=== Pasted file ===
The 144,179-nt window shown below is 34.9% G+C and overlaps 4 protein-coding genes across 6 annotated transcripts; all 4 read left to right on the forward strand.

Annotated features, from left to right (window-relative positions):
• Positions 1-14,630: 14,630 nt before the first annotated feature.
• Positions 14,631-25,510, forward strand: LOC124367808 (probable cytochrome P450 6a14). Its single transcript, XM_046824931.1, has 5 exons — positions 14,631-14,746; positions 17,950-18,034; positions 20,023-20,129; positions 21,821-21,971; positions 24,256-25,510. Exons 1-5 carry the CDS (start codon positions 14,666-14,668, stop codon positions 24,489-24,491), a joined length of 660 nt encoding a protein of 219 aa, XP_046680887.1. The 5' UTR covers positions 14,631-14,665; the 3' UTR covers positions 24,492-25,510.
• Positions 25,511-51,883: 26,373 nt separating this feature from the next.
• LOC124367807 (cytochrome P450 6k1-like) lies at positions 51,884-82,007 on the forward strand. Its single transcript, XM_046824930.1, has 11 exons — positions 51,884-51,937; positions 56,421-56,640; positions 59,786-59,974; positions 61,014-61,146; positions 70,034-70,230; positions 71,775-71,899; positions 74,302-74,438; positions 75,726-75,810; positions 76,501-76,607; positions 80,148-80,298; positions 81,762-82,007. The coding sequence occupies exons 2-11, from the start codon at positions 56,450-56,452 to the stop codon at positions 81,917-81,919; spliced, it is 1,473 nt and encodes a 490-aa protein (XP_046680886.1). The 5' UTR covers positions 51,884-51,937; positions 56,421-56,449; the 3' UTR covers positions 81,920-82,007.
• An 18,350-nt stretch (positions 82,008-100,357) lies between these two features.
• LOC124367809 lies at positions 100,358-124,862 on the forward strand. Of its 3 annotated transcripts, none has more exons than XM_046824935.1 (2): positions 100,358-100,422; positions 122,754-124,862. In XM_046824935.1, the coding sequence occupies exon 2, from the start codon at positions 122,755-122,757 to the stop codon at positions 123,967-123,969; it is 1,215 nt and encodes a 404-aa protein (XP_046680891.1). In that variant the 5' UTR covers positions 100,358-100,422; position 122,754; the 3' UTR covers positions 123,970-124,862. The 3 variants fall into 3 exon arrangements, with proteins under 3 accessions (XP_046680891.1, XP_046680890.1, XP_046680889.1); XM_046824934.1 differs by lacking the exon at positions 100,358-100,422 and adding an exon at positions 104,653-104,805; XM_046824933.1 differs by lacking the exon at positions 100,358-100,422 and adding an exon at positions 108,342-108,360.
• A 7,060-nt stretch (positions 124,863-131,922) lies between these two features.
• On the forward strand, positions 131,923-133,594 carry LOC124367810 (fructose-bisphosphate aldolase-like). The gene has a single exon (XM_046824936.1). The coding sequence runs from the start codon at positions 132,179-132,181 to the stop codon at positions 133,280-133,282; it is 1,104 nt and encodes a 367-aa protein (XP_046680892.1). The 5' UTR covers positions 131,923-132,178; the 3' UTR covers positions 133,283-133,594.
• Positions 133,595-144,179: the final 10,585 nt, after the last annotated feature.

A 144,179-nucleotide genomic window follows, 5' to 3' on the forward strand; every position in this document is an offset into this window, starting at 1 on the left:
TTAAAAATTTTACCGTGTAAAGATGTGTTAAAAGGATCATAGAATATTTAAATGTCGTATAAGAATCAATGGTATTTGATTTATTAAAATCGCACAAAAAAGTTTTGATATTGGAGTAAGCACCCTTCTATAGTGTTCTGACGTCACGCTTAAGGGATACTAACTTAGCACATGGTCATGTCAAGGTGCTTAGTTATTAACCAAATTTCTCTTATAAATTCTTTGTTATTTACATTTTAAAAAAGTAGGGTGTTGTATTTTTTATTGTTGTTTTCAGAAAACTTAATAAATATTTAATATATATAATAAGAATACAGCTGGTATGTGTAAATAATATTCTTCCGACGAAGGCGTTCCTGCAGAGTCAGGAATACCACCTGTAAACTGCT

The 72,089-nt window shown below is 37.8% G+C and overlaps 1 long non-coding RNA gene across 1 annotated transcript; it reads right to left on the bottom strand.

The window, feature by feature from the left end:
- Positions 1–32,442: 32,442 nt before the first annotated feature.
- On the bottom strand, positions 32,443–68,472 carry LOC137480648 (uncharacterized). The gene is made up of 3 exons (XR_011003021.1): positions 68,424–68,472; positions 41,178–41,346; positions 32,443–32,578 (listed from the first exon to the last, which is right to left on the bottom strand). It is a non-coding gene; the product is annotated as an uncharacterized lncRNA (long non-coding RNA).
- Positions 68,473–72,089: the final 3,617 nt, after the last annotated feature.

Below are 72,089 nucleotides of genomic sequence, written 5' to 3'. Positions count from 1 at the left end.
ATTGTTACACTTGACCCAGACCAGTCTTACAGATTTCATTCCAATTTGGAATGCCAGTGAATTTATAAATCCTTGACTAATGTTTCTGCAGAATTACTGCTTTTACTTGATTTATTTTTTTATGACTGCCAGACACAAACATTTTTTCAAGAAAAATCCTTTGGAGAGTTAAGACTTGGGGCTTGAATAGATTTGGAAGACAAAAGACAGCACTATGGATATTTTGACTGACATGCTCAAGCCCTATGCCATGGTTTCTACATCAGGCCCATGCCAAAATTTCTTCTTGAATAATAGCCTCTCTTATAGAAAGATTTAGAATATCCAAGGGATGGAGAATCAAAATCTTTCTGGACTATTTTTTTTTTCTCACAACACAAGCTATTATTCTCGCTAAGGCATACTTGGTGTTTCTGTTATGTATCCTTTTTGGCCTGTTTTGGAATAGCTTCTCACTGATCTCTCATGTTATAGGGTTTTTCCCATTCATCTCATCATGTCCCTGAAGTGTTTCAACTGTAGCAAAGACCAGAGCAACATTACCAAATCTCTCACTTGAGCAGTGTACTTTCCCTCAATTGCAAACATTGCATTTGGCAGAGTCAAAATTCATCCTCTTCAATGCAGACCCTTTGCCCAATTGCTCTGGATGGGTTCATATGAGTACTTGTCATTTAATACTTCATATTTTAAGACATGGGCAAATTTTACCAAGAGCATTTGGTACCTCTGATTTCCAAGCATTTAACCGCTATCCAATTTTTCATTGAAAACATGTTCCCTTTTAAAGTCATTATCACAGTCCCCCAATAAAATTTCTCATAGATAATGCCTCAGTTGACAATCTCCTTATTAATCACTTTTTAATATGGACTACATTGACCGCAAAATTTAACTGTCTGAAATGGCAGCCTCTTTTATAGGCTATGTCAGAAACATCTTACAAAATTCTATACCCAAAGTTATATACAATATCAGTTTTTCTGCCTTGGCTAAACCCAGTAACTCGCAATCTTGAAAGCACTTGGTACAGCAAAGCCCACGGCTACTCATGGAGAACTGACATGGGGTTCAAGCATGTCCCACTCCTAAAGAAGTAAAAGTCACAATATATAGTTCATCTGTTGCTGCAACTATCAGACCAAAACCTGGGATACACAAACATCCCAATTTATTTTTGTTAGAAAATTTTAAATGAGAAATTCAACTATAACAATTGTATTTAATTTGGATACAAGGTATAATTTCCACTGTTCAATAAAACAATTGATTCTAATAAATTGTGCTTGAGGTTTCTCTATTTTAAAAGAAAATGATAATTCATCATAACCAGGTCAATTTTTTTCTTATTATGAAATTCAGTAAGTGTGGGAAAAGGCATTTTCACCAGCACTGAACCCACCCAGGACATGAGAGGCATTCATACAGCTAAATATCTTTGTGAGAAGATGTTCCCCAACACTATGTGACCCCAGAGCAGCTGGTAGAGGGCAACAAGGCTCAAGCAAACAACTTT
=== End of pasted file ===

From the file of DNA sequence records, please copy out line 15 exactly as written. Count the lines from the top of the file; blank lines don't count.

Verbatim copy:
The window, feature by feature from the left end: